On Dec 28, 2006, at 3:58 PM, subimage interactive wrote:

Right now I don’t think there is. You have to run at least 1
process per Rails app. This is true with FCGI and Mongrel. CGI runs
and completes its process after Rails does its business (I believe)

The only hope for situations like this might be the jRuby project.

http://headius.blogspot.com/2006/04/beginning-of-jruby-on-rails.html

_why has been doing some interesting work with sandboxing in the ruby
interpreter that may help with this someday too:

http://redhanded.hobix.com/inspect/
theThrillingFreakyFreakySandboxHack.html

-JD Harrington


#7

What does the development speed have to do with being able to run
multiple apps per process, or not being able to? I fail to see how the
two have any relation what so ever.


#8

On Dec 28, 2006, at 4:58 PM, Tomas J. wrote:

Does anyone know if this issue is being investigated at all, if anyone
has addressed this concern before? As it stands now, Rails is an
excellent choice if you only run one or a couple of big apps on the
same server… but for many smallish apps, its barely useable, which
IMHO is a damn shame.

It’s only a usability problem with respect to resources, and the only
way to measure that is against the entire pool of resources required
to create and maintain the application as well.

For instance, let’s say that Ruby is 16 times as expensive in terms
of memory as something else. What is the cost of that memory compared
to the cost advantage (if any!) of development speed and maintainability
of the application itself?

Memory is not expensive these days, and it’s getting less expensive
each and every day.


– Tom M., CTO
– Engine Y., Ruby on Rails Hosting
– Reliability, Ease of Use, Scalability
– (866) 518-YARD (9273)


#9

So, in what way are they mutually exclusive? How would it negatively
impact he development speed if Rails apps could share processes?

I’m not a newbie to Rails, I’ve been using it for over two years and
I’m quite familiar with the productivity gains. Nowhere have I claimed
otherwise. I’m just having a performance problem even though I have
small audiences and few users. If apps could share processes, it would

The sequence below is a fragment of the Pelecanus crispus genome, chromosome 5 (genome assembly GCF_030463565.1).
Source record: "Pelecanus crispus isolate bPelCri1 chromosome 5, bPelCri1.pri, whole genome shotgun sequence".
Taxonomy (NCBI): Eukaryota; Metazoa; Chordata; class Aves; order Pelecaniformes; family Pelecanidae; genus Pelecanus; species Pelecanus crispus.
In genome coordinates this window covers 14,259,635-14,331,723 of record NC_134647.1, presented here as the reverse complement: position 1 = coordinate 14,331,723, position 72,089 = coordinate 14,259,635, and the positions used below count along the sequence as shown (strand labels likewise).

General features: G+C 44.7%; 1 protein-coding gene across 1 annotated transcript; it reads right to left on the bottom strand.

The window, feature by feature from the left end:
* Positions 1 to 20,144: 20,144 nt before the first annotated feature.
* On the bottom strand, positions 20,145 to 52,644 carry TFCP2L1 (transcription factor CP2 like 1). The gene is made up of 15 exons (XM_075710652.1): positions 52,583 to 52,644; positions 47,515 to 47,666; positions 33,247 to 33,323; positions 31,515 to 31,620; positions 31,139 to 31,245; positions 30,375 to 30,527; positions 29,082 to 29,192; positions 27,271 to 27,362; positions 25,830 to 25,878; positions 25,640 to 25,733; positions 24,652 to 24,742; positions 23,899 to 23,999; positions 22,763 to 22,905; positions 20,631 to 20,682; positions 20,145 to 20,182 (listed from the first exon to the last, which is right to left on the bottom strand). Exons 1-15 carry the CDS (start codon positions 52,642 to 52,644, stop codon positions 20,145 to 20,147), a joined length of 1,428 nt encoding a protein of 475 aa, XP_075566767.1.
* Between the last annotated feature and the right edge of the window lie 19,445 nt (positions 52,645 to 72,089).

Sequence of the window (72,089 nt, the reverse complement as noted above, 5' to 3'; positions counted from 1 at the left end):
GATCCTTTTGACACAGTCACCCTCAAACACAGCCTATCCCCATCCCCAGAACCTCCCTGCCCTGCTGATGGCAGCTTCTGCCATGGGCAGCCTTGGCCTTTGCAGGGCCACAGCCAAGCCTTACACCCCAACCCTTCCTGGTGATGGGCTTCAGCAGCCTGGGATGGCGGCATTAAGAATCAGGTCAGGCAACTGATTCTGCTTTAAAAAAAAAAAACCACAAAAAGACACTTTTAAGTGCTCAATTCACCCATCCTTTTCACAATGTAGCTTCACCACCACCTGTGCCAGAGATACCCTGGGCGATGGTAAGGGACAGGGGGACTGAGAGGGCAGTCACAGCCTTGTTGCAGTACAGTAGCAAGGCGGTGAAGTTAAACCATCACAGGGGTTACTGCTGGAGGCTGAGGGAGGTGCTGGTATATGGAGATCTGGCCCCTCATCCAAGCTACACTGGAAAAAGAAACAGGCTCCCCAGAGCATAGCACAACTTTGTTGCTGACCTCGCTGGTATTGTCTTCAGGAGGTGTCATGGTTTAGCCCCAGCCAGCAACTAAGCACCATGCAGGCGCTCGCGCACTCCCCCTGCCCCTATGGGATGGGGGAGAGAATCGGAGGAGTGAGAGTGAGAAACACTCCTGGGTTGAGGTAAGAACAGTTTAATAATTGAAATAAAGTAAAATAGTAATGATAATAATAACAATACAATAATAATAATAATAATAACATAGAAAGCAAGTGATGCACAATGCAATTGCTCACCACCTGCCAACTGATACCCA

decrease costs significantly, since each server could be used with
less overhead.


#10

Tomas, did you consider trying out mod_ruby?

Andre


#11

Tomas J. wrote:

What does the development speed have to do with being able to run
multiple apps per process, or not being able to? I fail to see how the
two have any relation what so ever.

Both contribute to the total cost of ownership of the application.

Rails may use more memory than other web technologies, but memory is
cheap - if Rails saves development and maintenance effort, and gets you
to market faster, that’s an overall win.

regards

Justin F.


#12

Tomas J. wrote:

So, in what way are they mutually exclusive? How would it negatively
impact he development speed if Rails apps could share processes?

In principle they are orthogonal. In practice, they are constrained by
the way Rails is at present.

Nobody has suggested that it would be a bad thing if a process could
host more than one Rails application - Dave T. has suggested it
would be good for Rails to have a ‘container’ that applications could be
deployed into, and Why’s sandbox appears to be a step in that direction.

I’m not a newbie to Rails, I’ve been using it for over two years and
I’m quite familiar with the productivity gains. Nowhere have I claimed
otherwise. I’m just having a performance problem even though I have
small audiences and few users. If apps could share processes, it would
decrease costs significantly, since each server could be used with
less overhead.

I picked up on the memory aspect, because it is frequently discussed and
because Tom gave memory use as an example of resource use - but you seem
to be saying that you have performance problems relating to the number
of processes running, before memory becomes a problem. Can you say more
about this?

regards

Justin


#13

I’m using it for internal applications here and it’s working fine.
Version 1.2.6 has a RailsDispatcher that addresses the problems that